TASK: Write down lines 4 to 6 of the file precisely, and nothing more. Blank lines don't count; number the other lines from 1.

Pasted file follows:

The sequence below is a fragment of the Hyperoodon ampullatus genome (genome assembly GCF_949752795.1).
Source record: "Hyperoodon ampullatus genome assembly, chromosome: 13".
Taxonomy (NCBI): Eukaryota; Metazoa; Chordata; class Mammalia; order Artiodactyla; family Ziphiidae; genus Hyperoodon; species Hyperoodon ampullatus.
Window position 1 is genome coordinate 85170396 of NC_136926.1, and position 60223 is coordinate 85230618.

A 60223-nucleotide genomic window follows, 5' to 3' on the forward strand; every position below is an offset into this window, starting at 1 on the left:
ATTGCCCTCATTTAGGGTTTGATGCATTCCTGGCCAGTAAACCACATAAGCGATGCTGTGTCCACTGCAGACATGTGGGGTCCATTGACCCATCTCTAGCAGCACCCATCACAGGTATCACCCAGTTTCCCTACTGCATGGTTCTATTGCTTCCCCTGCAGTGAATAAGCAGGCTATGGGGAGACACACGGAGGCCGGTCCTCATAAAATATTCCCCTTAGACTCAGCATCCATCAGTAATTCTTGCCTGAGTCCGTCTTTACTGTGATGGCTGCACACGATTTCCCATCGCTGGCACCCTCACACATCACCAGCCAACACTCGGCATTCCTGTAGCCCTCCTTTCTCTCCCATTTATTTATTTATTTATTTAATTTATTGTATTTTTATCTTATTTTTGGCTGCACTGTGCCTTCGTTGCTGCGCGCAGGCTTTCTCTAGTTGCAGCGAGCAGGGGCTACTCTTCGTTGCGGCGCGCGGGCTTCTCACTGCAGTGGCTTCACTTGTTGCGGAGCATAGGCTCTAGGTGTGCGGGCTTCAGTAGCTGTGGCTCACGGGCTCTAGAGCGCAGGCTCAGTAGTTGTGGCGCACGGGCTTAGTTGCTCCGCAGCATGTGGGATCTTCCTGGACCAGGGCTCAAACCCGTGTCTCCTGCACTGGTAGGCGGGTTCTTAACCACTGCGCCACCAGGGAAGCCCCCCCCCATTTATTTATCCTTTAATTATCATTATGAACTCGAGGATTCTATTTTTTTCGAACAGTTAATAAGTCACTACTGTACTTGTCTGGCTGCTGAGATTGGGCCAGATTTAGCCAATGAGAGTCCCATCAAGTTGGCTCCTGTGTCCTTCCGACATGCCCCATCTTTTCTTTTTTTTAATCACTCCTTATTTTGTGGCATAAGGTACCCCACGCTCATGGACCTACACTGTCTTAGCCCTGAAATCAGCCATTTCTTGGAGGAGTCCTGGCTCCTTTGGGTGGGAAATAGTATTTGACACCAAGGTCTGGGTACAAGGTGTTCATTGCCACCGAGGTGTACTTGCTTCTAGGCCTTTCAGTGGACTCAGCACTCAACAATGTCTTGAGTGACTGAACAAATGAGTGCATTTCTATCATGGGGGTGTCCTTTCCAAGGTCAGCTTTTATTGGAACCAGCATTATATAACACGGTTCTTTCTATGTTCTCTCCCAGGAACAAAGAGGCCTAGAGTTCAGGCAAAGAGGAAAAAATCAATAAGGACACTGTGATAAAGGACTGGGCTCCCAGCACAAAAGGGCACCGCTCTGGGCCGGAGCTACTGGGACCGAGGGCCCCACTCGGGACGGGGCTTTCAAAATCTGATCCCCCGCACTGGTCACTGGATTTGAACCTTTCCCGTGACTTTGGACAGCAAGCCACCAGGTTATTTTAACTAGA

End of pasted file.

Window position 1 is genome coordinate 85170396 of NC_136926.1, and position 60223 is coordinate 85230618.

A 60223-nucleotide genomic window follows, 5' to 3' on the forward strand; every position below is an offset into this window, starting at 1 on the left:
ATTGCCCTCATTTAGGGTTTGATGCATTCCTGGCCAGTAAACCACATAAGCGATGCTGTGTCCACTGCAGACATGTGGGGTCCATTGACCCATCTCTAGCAGCACCCATCACAGGTATCACCCAGTTTCCCTACTGCATGGTTCTATTGCTTCCCCTGCAGTGAATAAGCAGGCTATGGGGAGACACACGGAGGCCGGTCCTCATAAAATATTCCCCTTAGACTCAGCATCCATCAGTAATTCTTGCCTGAGTCCGTCTTTACTGTGATGGCTGCACACGATTTCCCATCGCTGGCACCCTCACACATCACCAGCCAACACTCGGCATTCCTGTAGCCCTCCTTTCTCTCCCATTTATTTATTTATTTATTTAATTTATTGTATTTTTATCTTATTTTTGGCTGCACTGTGCCTTCGTTGCTGCGCGCAGGCTTTCTCTAGTTGCAGCGAGCAGGGGCTACTCTTCGTTGCGGCGCGCGGGCTTCTCACTGCAGTGGCTTCACTTGTTGCGGAGCATAGGCTCTAGGTGTGCGGGCTTCAGTAGCTGTGGCTCACGGGCTCTAGAGCGCAGGCTCAGTAGTTGTGGCGCACGGGCTTAGTTGCTCCGCAGCATGTGGGATCTTCCTGGACCAGGGCTCAAACCCGTGTCTCCTGCACTGGTAGGCGGGTTCTTAACCACTGCGCCACCAGGGAAGCCCCCCCCCATTTATTTATCCTTTAATTATCATTATGAACTCGAGGATTCTATTTTTTTCGAACAGTTAATAAGTCACTACTGTACTTGTCTGGCTGCTGAGATTGGGCCAGATTTAGCCAATGAGAGTCCCATCAAGTTGGCTCCTGTGTCCTTCCGACATGCCCCATCTTTTCTTTTTTTTAATCACTCCTTATTTTGTGGCATAAGGTACCCCACGCTCATGGACCTACACTGTCTTAGCCCTGAAATCAGCCATTTCTTGGAGGAGTCCTGGCTCCTTTGGGTGGGAAATAGTATTTGACACCAAGGTCTGGGTACAAGGTGTTCATTGCCACCGAGGTGTACTTGCTTCTAGGCCTTTCAGTGGACTCAGCACTCAACAATGTCTTGAGTGACTGAACAAATGAGTGCATTTCTATCATGGGGGTGTCCTTTCCAAGGTCAGCTTTTATTGGAACCAGCATTATATAACACGGTTCTTTCTATGTTCTCTCCCAGGAACAAAGAGGCCTAGAGTTCAGGCAAAGAGGAAAAAATCAATAAGGACACTGTGATAAAGGACTGGGCTCCCAGCACAAAAGGGCACCGCTCTGGGCCGGAGCTACTGGGACCGAGGGCCCCACTCGGGACGGGGCTTTCAAAATCTGATCCCCCGCACTGGTCACTGGATTTGAACCTTTCCCGTGACTTTGGACAGCAAGCCACCAGGTTATTTTAACTAGA